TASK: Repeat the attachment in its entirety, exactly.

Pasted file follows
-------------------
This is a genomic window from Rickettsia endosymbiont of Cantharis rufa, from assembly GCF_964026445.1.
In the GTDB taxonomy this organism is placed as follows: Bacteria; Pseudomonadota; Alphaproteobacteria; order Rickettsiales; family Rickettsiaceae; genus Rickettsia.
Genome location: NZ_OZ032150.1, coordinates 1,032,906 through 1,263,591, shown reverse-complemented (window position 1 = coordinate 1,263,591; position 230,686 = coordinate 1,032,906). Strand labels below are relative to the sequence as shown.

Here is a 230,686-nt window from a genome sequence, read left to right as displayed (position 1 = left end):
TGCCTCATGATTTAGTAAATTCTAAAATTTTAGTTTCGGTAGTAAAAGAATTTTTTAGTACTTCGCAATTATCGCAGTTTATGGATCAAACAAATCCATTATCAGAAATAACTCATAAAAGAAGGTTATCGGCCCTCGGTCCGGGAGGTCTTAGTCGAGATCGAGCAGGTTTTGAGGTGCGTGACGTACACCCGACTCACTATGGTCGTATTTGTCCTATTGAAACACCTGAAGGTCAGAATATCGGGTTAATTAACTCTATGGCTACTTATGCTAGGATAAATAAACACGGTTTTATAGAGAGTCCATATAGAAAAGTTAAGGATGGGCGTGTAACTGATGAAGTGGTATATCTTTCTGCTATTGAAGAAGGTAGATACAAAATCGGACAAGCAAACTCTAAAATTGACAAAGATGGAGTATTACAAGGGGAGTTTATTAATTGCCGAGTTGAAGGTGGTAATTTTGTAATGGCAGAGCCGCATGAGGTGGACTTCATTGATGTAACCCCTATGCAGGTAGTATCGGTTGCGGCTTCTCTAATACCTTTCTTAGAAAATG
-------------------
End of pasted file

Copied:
This is a genomic window from Rickettsia endosymbiont of Cantharis rufa, from assembly GCF_964026445.1.
In the GTDB taxonomy this organism is placed as follows: Bacteria; Pseudomonadota; Alphaproteobacteria; order Rickettsiales; family Rickettsiaceae; genus Rickettsia.
Genome location: NZ_OZ032150.1, coordinates 1,032,906 through 1,263,591, shown reverse-complemented (window position 1 = coordinate 1,263,591; position 230,686 = coordinate 1,032,906). Strand labels below are relative to the sequence as shown.

Here is a 230,686-nt window from a genome sequence, read left to right as displayed (position 1 = left end):
TGCCTCATGATTTAGTAAATTCTAAAATTTTAGTTTCGGTAGTAAAAGAATTTTTTAGTACTTCGCAATTATCGCAGTTTATGGATCAAACAAATCCATTATCAGAAATAACTCATAAAAGAAGGTTATCGGCCCTCGGTCCGGGAGGTCTTAGTCGAGATCGAGCAGGTTTTGAGGTGCGTGACGTACACCCGACTCACTATGGTCGTATTTGTCCTATTGAAACACCTGAAGGTCAGAATATCGGGTTAATTAACTCTATGGCTACTTATGCTAGGATAAATAAACACGGTTTTATAGAGAGTCCATATAGAAAAGTTAAGGATGGGCGTGTAACTGATGAAGTGGTATATCTTTCTGCTATTGAAGAAGGTAGATACAAAATCGGACAAGCAAACTCTAAAATTGACAAAGATGGAGTATTACAAGGGGAGTTTATTAATTGCCGAGTTGAAGGTGGTAATTTTGTAATGGCAGAGCCGCATGAGGTGGACTTCATTGATGTAACCCCTATGCAGGTAGTATCGGTTGCGGCTTCTCTAATACCTTTCTTAGAAAATG